What is a sale and leaseback?

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A sale and leaseback is an arrangement that permits a buyer to take an asset from the seller through the sale of commercial property and the lessee – the Seller of the property – as the option of buying it back again at some future date, typically at a fixed purchase price.

An obvious condition of selling the property and leasing it back is – You must be the freeholder of the property or have a Virtual Freehold.

The most common reasons for using a sale and leaseback are:

  1. Selling your existing property to make land/property improvements or for other purposes (such as expanding your business)
  2. A seller who can’t afford to keep his or her property up to date but needs cash fast and still run the business from the premises.
  3. Tax planning (such as when buying commercial property for passive income).
  4. A buyer who can’t afford to buy an existing property outright but is looking for business premises on a long-term basis (However, these arrangements are rare).

What are the benefits of a sale and leaseback?

If you own a commercial property, then you might wonder whether it would be more beneficial to sell it and then lease it back to the same party or to lease it back to a different party. The answer depends on several factors that are often overlooked, such as the owner’s long-term financial situation, as well as the terms of the sale and leaseback.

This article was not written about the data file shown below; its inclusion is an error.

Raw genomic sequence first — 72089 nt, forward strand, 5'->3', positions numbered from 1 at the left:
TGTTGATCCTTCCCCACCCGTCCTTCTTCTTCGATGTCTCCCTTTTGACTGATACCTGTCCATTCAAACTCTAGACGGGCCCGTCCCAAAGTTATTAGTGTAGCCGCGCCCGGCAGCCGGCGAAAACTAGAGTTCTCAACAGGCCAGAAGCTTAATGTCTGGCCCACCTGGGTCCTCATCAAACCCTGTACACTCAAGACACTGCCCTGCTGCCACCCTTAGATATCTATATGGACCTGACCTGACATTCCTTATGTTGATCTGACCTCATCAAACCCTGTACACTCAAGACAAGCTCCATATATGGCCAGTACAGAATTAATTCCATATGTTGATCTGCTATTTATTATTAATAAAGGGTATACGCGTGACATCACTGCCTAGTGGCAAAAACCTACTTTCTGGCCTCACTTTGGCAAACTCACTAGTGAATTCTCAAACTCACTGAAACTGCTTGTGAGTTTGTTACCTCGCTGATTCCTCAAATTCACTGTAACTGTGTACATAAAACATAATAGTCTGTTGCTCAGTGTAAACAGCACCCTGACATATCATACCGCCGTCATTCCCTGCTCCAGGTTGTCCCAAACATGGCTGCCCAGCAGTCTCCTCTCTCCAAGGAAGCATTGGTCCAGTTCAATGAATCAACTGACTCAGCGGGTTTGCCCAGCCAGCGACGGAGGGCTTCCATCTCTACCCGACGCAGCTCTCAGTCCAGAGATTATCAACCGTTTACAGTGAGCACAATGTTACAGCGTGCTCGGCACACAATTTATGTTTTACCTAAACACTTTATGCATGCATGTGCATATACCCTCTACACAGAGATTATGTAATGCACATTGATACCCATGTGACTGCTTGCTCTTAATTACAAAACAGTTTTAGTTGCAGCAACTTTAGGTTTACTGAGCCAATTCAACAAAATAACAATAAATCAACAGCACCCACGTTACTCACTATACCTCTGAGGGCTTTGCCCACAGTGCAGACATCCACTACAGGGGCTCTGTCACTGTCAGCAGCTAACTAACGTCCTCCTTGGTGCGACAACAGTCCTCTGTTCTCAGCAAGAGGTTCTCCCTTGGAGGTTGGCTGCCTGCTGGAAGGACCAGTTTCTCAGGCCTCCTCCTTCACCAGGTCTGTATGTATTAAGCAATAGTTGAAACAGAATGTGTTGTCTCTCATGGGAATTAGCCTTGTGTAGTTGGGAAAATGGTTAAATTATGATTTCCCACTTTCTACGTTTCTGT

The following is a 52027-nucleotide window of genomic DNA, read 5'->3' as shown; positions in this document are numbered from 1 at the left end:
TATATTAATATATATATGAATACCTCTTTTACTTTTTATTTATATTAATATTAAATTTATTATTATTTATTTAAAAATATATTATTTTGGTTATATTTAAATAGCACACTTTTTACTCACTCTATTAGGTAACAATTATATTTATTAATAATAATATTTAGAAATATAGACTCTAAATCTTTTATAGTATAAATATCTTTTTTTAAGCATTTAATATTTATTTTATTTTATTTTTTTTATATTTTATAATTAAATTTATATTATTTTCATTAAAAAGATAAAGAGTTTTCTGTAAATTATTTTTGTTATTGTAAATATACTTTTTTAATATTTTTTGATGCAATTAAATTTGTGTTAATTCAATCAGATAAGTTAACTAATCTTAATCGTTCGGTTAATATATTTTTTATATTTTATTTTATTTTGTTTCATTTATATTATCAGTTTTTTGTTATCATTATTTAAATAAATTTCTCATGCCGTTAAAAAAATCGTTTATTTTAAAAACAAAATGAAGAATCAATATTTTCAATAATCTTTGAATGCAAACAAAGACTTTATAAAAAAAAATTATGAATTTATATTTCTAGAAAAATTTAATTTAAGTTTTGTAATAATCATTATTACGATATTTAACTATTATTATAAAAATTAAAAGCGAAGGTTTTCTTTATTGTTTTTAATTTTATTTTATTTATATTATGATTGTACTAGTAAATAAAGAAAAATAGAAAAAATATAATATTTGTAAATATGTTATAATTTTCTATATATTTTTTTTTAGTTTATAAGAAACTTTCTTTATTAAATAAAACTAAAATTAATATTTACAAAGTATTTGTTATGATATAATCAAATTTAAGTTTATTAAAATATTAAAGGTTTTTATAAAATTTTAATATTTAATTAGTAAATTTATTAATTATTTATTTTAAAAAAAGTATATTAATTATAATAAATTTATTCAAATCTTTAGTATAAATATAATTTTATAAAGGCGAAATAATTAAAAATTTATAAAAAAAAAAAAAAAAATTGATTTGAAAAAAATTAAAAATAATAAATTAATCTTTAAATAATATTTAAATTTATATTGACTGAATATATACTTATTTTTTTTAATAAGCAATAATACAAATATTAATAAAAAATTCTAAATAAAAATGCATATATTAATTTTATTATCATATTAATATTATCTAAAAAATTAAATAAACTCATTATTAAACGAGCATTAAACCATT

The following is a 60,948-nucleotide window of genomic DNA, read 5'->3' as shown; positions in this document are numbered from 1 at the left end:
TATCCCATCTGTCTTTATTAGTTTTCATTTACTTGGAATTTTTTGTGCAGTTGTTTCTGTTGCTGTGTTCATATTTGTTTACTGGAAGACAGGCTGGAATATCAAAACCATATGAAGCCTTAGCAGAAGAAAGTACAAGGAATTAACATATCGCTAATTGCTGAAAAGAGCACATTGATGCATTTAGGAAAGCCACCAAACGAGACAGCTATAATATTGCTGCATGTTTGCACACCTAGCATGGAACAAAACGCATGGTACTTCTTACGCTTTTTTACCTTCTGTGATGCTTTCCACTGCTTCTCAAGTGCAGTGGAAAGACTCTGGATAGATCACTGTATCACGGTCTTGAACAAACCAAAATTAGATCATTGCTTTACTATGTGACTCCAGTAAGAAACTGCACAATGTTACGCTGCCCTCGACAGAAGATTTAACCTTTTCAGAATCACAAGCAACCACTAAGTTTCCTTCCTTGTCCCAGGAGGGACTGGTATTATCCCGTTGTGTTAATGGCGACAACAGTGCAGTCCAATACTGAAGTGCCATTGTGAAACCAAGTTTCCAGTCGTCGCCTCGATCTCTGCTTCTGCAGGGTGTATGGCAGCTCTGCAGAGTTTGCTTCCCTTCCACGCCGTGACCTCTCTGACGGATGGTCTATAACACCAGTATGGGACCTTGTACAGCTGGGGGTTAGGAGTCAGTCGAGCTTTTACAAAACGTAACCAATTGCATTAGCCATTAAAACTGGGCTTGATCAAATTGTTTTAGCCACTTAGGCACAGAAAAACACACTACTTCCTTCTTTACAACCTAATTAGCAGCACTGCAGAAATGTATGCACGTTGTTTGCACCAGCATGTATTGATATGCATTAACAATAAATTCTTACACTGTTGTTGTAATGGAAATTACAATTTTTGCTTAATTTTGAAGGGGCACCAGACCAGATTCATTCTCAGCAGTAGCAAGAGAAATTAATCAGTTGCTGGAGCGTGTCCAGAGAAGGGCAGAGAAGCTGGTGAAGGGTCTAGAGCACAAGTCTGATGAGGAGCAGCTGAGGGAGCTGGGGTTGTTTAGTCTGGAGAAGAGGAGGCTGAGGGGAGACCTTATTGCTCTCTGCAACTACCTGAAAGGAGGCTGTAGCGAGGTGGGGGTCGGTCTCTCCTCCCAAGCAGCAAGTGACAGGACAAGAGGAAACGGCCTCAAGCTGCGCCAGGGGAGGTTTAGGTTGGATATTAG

If you have an understanding of accounting principles, have done your due diligence on the seller’s financial condition, and are able to fully disclose your financial position to the buyer (so that any questions about your finances come from the buyer), then a sale and leaseback is an excellent option for both sides. However, this is not always possible. For example:

  • You may not be able to fully disclose your financial situation for the sale and leaseback deal to work – ie other debts you may have that swallow up your cash flow needed for the business.
  • It converts property assets into capital without the need for the occupier to lose control of the building they occupy
  • Your business income may not meet your lease obligations
  • The buyer may be financing their purchase with an illegal mortgage – they may state they are buying premises for their own purposes.
  • The bank or other lender might require that the property must be occupied by the buyer and a specified number of employees.

Who is the typical buyer in a sale and leaseback transaction?

Many people have an idea of what a commercial property is, but very few people have a clear idea of who is the typical buyer.

A recent study by the National Association of Property Buyers (NAPB) found that the typical buyer in a sale and leaseback transaction was male and over the age of 55 years old, using their pension funds.

The study also found that: — The average net cash value for purchase through a sale and leaseback investment was £450,000. — 13% of owners received cash from the seller before they bought the property as a loan, deducted from the purchase price on completion.

I’m sure you can see where this is going… 🙂 You don’t need to be an accountant or genius to understand this stuff, but it does make for good fodder for some great conversations with your friends and family about how to raise finance to run your business and have cash in the bank.